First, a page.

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Once Upon A Time is comprised of five larger than life size charcoal drawings of trees; one from each continent. The series began with an image of a Eucalyptus tree that Grafton photographed in Australia in 1999. In this photograph, she captured every aspect of the tree, including its internal structure. At the time, she was reading Murray Bail’s novel Eucalyptus (1998), a fairytale set in the forests of Australia. This led her to contemplate the roles that forests play in such stories, as shadowy places. Grafton has traveled to each of the five continents to photograph and subsequently draw a tree from that region. These drawings are sensuous and encourage the viewer to contemplate not only the structure of the tree, but also the act of making art.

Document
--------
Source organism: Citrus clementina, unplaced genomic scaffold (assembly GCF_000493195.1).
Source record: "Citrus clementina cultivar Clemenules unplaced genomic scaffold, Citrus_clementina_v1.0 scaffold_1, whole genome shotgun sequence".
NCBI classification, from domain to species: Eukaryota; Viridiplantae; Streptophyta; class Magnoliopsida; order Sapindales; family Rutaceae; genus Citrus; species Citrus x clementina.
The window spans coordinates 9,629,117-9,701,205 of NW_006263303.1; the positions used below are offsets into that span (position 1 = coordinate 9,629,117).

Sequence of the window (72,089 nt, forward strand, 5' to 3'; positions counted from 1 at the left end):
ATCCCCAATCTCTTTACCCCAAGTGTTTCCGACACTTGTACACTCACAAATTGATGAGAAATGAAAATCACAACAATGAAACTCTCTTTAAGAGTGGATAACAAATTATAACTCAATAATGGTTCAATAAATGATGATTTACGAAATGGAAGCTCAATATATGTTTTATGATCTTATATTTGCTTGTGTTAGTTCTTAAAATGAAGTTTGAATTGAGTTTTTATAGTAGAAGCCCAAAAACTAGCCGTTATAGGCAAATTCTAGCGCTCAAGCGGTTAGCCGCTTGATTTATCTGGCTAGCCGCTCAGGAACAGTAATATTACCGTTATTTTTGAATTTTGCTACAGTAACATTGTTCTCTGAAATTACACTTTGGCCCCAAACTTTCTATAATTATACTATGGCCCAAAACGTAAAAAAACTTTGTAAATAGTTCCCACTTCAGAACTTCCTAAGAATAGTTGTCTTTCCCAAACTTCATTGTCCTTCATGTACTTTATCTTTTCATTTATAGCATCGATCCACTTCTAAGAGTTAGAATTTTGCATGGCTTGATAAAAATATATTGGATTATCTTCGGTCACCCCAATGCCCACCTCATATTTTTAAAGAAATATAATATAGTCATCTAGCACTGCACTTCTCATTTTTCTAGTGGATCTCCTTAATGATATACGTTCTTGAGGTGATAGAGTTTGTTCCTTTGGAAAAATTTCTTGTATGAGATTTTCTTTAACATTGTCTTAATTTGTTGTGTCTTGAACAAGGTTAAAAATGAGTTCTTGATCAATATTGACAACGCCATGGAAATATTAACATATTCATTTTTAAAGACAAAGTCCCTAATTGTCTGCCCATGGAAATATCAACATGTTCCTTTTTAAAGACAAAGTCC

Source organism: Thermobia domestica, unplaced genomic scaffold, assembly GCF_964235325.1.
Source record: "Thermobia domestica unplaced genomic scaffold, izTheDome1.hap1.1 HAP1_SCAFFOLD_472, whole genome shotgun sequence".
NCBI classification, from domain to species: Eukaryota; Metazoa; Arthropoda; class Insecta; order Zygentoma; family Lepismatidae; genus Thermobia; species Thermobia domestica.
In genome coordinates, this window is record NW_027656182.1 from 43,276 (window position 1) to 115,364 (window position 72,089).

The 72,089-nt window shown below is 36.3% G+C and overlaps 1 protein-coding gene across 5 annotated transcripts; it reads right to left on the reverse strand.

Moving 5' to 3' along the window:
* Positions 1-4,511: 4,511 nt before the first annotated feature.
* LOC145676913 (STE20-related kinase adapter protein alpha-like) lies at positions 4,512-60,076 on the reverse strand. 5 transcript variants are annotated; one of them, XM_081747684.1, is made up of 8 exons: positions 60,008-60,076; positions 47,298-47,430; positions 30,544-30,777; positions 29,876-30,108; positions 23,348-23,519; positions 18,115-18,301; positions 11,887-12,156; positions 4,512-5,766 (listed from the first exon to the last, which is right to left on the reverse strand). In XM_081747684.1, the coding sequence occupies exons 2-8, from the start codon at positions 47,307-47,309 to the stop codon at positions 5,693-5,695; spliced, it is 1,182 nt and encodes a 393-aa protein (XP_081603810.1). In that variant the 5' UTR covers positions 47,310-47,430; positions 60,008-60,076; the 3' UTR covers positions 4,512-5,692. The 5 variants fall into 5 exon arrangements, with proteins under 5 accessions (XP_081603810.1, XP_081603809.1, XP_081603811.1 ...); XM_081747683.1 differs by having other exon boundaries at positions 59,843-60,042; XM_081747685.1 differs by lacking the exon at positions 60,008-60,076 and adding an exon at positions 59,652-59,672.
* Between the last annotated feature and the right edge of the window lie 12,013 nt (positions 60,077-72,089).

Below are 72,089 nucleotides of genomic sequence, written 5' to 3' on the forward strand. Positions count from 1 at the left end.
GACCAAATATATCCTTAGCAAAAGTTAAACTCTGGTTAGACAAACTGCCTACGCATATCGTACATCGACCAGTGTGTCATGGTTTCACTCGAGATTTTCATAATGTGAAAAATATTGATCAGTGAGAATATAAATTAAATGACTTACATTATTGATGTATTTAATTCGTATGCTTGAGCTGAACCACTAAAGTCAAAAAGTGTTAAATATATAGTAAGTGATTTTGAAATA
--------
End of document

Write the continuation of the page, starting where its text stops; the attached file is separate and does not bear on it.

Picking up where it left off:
Frances Grafton has been exhibiting her work since 1989. She is an instructor at the Emily Carr Institute of Art and Design. She received her Master of Fine Arts, Bachelor of Fine Arts, and a Bachelor of Education from the University of British Columbia. She has also studied at L’Ecole des Beaux Arts, in Paris, France. She is the recipient of numerous grants and awards including grants from the Canada Council for the Arts and the BC Arts Council.
Authors: Deborah Koenker
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